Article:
A senior Communist China analysts warns that it may be impossible to avoid war with Beijing and that dialogue with Chinese Communist Party will only worsen the situation of the West. OPINION
Communist China is aggressive and militant due to the nature of its communist regime, which is rapidly driving the country back to one-man rule and totalitarianism. Xi Jinping, the only man in China's system, is now propagating the bold concept of "tianxia," which means "everything under heaven" owes allegiance to Beijing.
Gordon G. Chang, author of “The Coming Collapse of China,” and a distinguished senior fellow of the Institute and its Advisory Council, puts these concepts together and describes how in recent years the Beijing regime's behavior has become dangerous.
Mr. Chang points out that, unfortunately, there are some moments in history when dialogue makes things worse because hardliners perceive the desire of others to speak as a sign of weakness.
On the other hand, it refutes the theory that today Communist China is threatened by some country that leads it to act in this aggressive manner.
No country threatens China today. China, in fact, has not faced any credible external threat to its unit for more than seven decades, emphasised Mr. Chang.
The Communist Party focuses on history, and refers to the so-called “century of humiliation”, used by Xi Jinping in his speech commemorating National Day last October, because such narrative addresses the needs of the regime insecure Chinese.
Communist China's turbulent past, in short, is an excuse. After all, Chang points out, what is there in history that justifies the current Chinese aggression against India, Bhutan and Nepal, or its designs against Tajikistan, the Philippines and Malaysia?
Furthermore, what can justify the declaration of a people's war ’against the United States? made by the Communist Party in May last year?
The author points out that dialogue often worsens the situation and assumes that Chinese leaders can reach a compromise, which at this point is a dubious proposition. He cites as an example when Beijing took over Tajikistan's territory and last committed to a territorial claim in 2011. However, it is now trying to reopen the arrangement to take even more territory. Since then, Beijing has added new claims to the South China Sea and laid the groundwork for additional claims, especially on Japan's Ryukyu island chain.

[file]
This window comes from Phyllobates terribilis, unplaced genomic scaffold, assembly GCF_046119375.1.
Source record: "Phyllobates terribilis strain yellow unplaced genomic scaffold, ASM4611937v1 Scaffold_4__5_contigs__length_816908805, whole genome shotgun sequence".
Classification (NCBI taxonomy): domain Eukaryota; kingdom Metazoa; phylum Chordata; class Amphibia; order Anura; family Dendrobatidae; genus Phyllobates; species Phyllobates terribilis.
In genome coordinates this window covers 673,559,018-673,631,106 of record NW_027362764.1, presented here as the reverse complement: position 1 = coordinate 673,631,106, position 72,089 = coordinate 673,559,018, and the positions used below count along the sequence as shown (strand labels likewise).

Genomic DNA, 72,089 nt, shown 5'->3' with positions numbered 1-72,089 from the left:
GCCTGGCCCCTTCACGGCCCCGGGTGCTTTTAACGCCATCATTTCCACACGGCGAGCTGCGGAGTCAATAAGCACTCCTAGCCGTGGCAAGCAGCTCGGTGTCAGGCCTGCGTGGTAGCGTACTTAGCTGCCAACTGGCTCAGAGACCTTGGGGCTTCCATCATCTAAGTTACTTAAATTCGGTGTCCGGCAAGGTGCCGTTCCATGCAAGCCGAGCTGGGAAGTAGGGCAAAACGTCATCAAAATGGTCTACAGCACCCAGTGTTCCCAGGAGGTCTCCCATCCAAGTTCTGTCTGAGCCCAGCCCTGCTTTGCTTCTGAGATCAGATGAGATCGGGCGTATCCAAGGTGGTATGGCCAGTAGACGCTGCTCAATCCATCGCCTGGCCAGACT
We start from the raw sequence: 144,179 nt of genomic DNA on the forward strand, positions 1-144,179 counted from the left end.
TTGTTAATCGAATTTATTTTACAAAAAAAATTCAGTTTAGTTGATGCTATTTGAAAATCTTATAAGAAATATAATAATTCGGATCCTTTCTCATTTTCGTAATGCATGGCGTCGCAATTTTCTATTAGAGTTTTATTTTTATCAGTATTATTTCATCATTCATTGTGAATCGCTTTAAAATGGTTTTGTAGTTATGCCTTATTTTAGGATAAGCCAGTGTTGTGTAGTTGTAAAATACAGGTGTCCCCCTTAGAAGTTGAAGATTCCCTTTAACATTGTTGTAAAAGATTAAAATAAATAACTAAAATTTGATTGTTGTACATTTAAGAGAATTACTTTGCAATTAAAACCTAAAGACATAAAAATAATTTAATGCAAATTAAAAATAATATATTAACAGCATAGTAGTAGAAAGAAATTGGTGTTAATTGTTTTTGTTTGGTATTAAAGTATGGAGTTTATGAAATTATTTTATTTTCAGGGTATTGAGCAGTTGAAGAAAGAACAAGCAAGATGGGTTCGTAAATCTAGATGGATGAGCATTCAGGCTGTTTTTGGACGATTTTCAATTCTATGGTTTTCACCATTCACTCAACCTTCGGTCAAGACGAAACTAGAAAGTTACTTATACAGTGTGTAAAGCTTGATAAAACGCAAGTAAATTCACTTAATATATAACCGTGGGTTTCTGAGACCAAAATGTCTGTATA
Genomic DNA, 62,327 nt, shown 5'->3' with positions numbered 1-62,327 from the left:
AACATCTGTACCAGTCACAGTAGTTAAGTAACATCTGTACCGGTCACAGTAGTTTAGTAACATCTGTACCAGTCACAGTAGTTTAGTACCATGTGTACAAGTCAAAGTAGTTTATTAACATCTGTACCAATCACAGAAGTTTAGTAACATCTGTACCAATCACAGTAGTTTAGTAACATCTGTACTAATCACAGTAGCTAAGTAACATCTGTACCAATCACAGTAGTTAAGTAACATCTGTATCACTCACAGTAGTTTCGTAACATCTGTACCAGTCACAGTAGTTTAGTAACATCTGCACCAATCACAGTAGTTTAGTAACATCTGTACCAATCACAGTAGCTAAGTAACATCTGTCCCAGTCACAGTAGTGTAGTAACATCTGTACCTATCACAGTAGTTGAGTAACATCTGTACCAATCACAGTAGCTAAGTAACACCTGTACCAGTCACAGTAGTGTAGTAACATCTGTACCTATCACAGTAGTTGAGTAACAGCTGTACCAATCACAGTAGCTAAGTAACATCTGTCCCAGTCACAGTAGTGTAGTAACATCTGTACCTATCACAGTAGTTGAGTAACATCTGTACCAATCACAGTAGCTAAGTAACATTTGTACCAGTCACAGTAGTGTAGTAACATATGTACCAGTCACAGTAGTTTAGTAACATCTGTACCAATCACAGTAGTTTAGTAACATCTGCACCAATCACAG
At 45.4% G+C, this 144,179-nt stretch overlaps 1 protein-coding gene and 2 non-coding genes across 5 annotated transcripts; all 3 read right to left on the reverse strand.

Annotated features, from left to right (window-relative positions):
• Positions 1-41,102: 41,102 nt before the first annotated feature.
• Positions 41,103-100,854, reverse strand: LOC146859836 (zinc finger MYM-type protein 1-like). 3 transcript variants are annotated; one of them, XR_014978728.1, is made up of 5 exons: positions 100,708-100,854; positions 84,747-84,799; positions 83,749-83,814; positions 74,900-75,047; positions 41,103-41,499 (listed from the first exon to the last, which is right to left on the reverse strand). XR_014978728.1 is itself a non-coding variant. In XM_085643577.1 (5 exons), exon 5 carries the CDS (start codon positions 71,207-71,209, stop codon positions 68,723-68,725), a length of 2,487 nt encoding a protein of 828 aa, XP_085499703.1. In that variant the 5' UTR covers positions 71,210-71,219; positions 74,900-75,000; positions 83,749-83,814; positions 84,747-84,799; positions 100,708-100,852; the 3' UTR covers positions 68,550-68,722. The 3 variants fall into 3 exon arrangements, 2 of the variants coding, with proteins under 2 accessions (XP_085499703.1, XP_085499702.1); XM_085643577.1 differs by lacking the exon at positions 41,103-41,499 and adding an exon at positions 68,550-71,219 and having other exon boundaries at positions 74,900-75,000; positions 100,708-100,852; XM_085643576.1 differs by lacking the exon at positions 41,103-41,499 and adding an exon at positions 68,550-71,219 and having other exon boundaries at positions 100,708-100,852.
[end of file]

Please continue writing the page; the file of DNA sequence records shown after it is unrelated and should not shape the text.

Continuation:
The absence of Chinese goodwill leaves the United States with one last resort: deterrence.
According to Mr. Chang, given what might be happening within the political circles of the Communist Party, it is possible that now there is no way to avoid war with militant Chinese state. However, whether or not peace is possible, it must be made clear that the approach taken by all American presidents since President Nixon traveled to China in 1972 has contributed to Chinese aggressiveness. The conciliation with Beijing has led to the current dire situation.
He emphasizes that the United States is much stronger than the Chinese regime and has allies. While Beijing only has North Korea. In addition, the United States is weaving a formidable coalition, the “Quad,” with Australia, India and Japan, giving Washington the ability to continue to confront Beijing in different areas. Chang believes that while the Chinese state is no match for nations, both near and far, it seems determined to antagonize.
Beijing is currently conducting a concerted propaganda campaign to promote its views as widely as possible. Mr. Chang highlights the concept that when your enemy wants you to do something, it is almost always not in your interest.
Mr. Chang concludes by saying that countries can choose between confrontation and deterrence. But they must not forget that World War II in Europe started because Britain and France chose not to confront the Third Reich. Had it done so in 1936, during the attempt to re-militarize Germany, this would have ended the German military threat.